In Allergy, Asthma, Blog

Oh, the Mighty Dust Mite! Talking with customers, we hear this question a lot: “How can I reduce dust in my home?”. So, let’s talk about some simple actions that you can take to reduce dust! Check them out below.

Cleaning your bedroom of dust is a good health choice for you and your child.

A dust free bedroom will help you and your family breathe easy.

Our resident allergist, Dr. Paul Detjen, M.D., recommends that you focus your dust elimination quest in your bedroom. Considering that you spend about 6-8 hours (ideally) a night sleeping, overall you spend a lot more time there than in any other room.

Dr. Detjen and his team came up with these 14 recommendations, the top five recommendations are most important.

#1 Encase your pillows

Encase your pillows in zippered, allergen impermeable, dust-proof covers or wash pillows in hot water every two weeks. Covers which permit perspiration, vapor transmission will be most comfortable because they’re more ‘breathable’.

#2 Encase your mattress

Encase your mattress and box spring in zippered, allergen impermeable, dust-proof casings (if there is more than one bed in the room, all should be encased). As with the pillows, cover which permit perspiration vapor transmission and which have a cloth covering will be most comfortable.

#3 De-clutter

De-clutter your bedroom (for example, knick-knacks, dog bed or anything else hanging around for no reason). Clutter collects dust and is hard to clean, plus you don’t need it!

#4 Go HEPA

HEPA air cleaners help remove airborne allergen particles. Be sure to choose the appropriate model for the size of your room. Cleans that produce six air exchanges per hour are recommended.

#5 Switch on the A/C

Air conditioners can prevent high heat and humidity, conditions which stimulate (dust) mite growth. Special filters can also be added to help trap airborne allergens. You can also use a dehumidifier to help reduce humidity levels (as dryer environments are’t conducive to dust mites flourishing.)

#6 Say no to carpeting

If possible remove the carpeting in your bedroom. Carpeting attracts dust and is hard to clean properly.

#7 Wash all your bedding, regularly

Wash all blankets, sheets, pillows, and mattress pad if used – in hot water (130°) every two weeks. Avoid wool and down blankets. Comforters can be encased in zippered, allergen impermeable dust-proof covers or washed every two weeks.

#8 Say no to heavy curtains

Avoid heavy curtains and venetian blinds, use window shades instead. If curtains are used, wash them often.

#9 Consider your fabrics

Substitute wooden or plastic furniture for upholstered furniture, or choose vinyl, leather or cloth furniture constructed with an additional allergen
barrier.

#10 De-clutter, even more

Avoid wall pennants, macramé hangings and other dust collectors. Stuffed toys should be machine washable.

#11 Keep surfaces clean

Clean drawers, closets, and surfaces with a treated cloth. On a side note: make sure to wear a well fitting face mask when doing housecleaning or other chores to avoid exposure. This is where decluttering will come in handy!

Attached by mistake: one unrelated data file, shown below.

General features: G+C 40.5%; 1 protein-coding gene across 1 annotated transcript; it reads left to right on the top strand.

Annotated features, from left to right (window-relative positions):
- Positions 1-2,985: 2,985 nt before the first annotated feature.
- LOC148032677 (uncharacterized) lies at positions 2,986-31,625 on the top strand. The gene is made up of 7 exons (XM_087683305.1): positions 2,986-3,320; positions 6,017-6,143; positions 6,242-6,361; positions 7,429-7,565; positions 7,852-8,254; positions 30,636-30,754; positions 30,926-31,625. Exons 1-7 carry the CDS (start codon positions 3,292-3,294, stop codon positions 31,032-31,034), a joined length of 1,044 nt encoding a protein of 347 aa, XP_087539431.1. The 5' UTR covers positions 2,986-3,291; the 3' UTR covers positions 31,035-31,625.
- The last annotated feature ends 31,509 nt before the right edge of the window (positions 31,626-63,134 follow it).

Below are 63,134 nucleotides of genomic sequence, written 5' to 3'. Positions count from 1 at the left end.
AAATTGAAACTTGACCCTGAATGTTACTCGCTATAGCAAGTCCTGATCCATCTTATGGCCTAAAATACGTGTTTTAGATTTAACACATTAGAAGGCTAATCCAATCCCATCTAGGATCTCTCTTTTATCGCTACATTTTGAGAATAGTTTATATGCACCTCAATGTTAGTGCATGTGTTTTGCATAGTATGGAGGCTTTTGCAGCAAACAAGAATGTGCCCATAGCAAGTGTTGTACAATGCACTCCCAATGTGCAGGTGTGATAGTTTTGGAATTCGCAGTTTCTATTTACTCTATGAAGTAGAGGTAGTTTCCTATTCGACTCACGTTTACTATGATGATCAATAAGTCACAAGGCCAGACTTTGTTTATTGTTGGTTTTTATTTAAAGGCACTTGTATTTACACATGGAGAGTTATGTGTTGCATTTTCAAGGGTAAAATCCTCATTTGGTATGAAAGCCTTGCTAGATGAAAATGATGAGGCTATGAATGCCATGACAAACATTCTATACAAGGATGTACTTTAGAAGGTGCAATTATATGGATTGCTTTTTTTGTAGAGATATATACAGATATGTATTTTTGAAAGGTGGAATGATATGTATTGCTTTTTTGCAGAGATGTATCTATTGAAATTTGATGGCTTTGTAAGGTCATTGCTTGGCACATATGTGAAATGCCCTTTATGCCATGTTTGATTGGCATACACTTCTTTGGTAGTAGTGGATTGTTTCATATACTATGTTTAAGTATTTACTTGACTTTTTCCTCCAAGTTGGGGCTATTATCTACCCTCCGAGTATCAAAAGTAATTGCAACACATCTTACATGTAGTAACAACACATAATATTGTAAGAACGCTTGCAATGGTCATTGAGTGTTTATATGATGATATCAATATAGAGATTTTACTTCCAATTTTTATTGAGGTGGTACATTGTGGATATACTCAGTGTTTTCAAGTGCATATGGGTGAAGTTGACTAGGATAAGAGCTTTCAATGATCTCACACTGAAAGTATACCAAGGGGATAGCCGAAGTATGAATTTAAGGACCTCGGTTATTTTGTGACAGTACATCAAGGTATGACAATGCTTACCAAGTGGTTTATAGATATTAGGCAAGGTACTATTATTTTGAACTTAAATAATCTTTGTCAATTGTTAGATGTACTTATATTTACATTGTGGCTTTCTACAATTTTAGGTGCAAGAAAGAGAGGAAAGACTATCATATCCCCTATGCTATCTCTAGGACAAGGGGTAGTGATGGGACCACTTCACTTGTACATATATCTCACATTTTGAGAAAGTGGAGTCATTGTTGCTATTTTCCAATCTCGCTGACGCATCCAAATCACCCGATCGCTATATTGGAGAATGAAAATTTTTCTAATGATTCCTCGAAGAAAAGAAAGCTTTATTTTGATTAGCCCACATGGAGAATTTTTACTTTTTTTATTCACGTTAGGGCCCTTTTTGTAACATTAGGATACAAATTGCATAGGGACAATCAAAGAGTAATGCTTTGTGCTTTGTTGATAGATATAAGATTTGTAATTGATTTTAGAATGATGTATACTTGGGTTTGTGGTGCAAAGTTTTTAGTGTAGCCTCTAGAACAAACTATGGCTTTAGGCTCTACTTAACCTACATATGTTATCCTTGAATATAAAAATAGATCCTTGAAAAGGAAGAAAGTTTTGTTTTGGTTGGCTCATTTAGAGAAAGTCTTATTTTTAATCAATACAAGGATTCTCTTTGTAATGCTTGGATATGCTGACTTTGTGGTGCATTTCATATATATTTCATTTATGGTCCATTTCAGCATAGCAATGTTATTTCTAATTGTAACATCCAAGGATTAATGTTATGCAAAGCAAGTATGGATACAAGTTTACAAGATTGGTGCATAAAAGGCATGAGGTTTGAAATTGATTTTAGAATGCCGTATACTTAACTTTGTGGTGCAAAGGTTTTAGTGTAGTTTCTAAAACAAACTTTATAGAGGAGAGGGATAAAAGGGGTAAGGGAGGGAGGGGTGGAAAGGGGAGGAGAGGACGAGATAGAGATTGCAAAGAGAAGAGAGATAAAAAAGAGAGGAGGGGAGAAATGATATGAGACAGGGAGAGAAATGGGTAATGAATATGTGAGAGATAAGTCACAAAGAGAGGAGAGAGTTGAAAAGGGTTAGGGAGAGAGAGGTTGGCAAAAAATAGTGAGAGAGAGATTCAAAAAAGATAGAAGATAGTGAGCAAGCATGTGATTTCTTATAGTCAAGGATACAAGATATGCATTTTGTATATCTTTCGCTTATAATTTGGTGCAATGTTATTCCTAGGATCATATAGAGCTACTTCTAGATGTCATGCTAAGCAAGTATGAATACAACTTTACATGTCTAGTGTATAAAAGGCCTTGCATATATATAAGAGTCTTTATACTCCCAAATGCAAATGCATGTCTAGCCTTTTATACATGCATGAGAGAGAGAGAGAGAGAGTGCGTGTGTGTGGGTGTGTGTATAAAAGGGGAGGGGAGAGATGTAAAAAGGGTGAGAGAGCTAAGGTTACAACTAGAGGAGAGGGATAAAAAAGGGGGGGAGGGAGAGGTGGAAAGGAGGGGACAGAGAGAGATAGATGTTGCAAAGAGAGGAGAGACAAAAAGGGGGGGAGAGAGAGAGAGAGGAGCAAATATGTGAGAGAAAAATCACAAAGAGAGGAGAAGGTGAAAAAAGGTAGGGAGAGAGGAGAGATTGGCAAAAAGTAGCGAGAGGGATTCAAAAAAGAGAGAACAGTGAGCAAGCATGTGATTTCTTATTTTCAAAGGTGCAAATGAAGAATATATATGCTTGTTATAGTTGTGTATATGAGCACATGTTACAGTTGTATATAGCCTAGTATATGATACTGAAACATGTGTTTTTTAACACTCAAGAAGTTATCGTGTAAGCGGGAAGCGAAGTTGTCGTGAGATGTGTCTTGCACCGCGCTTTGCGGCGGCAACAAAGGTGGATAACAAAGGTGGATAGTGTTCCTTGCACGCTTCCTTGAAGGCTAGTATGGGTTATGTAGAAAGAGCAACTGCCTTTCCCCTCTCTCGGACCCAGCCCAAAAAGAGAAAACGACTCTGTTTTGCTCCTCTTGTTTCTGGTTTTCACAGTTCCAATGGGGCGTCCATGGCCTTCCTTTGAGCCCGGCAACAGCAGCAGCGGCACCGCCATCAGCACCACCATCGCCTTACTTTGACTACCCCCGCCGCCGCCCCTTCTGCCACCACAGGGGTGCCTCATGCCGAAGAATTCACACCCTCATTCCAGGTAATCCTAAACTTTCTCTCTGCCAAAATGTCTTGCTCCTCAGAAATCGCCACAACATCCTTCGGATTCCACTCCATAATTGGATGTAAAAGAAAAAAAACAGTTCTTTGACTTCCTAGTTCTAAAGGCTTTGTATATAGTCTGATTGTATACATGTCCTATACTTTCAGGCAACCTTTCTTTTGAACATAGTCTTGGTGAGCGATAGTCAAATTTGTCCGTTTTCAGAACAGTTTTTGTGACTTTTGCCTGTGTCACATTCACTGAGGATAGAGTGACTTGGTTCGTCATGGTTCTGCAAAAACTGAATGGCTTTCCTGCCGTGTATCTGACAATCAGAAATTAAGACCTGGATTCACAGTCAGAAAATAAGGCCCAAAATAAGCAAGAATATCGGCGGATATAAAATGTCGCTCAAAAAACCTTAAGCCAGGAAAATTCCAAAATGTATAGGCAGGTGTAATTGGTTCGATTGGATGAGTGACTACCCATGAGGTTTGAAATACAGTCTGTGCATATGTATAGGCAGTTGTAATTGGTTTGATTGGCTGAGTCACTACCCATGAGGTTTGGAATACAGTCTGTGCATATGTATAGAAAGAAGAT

#12 Avoid over-humidification

If using a humidifier in the winter, avoid over-humidification. Mites grow best at 75-80% relative humidity and cannot live at under 50% humidity. The ideal relative humidity is 40-50%. Use a humidity gauge to monitor levels.

#13 Shut you things up

Keep all clothing in a closet or dresser with the door shut. This helps avoid dust mites which could be clinging to your clothes.

#14 Vacuum well

When vacuuming, if you’re allergic, use a vacuum cleaner with high allergen containment or use a multi-layer dust bag and exhaust filter to reduce the amount of allergens getting back into your home.

Now that you read these great ideas, what are you going to do next? Share your updates with us across social media! Find us on Twitter @ExhaleWithUs and share your journey updates on our Facebook page.

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Showing 5 comments
  • Caroline
    Reply

    Excellent list that presents data in a very fun away! I believe asthmatics and allergy sufferers truly miss affordable opportunities to impact their health and I appreciate you creating this great list that I can share with my own readers. Bravo!

    • Kathleen O'Hara
      Reply

      Glad you found it helpful! Keep sharing the info you like to help people better manage their allergies and asthma!

  • Argo safety Tips
    Reply

    You have an amazing talent. That arrangement is really brilliant for control dust.Thanks for sharing.

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  • […] For example, no matter how thoroughly you dust or vacuum, you will not reduce the number of dust mites present deep within carpeting, pillows, mattresses and furniture. Vigorous cleaning methods can also put more dust into the air making symptoms briefly worse. Check out these tips for controlling dust in your home. […]

  • […] Probably the best way for me to cope has been to identify where dust gathers in my home. I try to dust on a regular basis and crack the windows when I do so. Washing my bedding also helps to keep the amount of dust down […]

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